Nonpoint source pollution includes agricultural chemicals, animal waste and urban runoff. Unlike pollution that traces to a single sources such as a factory, nonpoint source pollution comes from many different locations. Runoff water from storms carries the pollutants to streams, lakes and rivers.
According to the EPA, nonpoint source pollution was the leading cause of problems with water quality in 2010. Each individual plays a role in nonpoint source pollution, often without realizing it. Farmers who apply too much fertilizer, too much herbicide or too many other chemicals to their crops increase pollution in nearby streams. Livestock waste increases chemical and bacterial pollution.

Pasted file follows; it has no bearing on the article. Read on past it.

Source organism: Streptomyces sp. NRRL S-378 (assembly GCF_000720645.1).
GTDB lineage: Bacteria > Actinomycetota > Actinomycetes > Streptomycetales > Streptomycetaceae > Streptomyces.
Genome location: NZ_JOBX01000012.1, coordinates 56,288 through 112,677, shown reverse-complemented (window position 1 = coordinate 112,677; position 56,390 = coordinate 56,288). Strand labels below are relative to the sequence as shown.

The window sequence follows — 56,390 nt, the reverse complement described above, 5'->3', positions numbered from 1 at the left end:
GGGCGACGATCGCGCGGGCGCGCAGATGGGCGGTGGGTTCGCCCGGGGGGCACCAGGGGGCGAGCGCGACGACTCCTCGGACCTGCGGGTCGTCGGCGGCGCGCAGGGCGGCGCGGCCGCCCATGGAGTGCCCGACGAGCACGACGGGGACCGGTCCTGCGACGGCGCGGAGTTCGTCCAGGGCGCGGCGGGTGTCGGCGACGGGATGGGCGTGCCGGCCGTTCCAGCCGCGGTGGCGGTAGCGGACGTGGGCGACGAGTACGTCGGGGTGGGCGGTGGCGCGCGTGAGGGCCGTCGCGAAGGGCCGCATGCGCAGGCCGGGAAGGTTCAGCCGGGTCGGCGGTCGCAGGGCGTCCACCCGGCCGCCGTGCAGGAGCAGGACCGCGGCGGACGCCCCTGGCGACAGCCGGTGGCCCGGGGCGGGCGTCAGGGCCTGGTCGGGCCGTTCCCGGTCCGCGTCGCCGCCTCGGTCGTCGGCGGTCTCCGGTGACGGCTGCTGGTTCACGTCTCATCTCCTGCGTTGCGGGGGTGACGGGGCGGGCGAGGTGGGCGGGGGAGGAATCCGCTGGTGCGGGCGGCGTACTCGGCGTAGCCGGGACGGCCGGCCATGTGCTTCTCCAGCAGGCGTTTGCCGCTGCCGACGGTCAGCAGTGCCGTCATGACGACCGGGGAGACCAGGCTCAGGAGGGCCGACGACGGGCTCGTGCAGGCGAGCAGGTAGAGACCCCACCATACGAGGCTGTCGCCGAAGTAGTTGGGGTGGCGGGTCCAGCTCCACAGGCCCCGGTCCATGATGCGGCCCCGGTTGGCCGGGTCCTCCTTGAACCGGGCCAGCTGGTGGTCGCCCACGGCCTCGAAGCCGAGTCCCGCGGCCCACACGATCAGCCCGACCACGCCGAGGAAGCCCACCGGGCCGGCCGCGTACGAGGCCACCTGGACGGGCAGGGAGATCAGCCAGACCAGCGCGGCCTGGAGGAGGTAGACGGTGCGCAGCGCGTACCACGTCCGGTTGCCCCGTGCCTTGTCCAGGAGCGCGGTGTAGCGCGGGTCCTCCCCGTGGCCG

In urban areas, many types of nonpoint source pollution affect surface waters. Improper use of lawn chemicals also plays a role in the problem. Oil or fuel leaks from vehicles wash into streams. New construction increases the soil and sediment in streams. Pet owners who fail to clean up pet waste allow it to diminish water quality.
Nonpoint source pollution adds sediment, nutrients, toxins, chemicals and pathogens to the water it pollutes. It can transform a living stream into one that is no longer able to support life. Controlling nonpoint source pollution requires a unified effort on the part of all who contribute to it.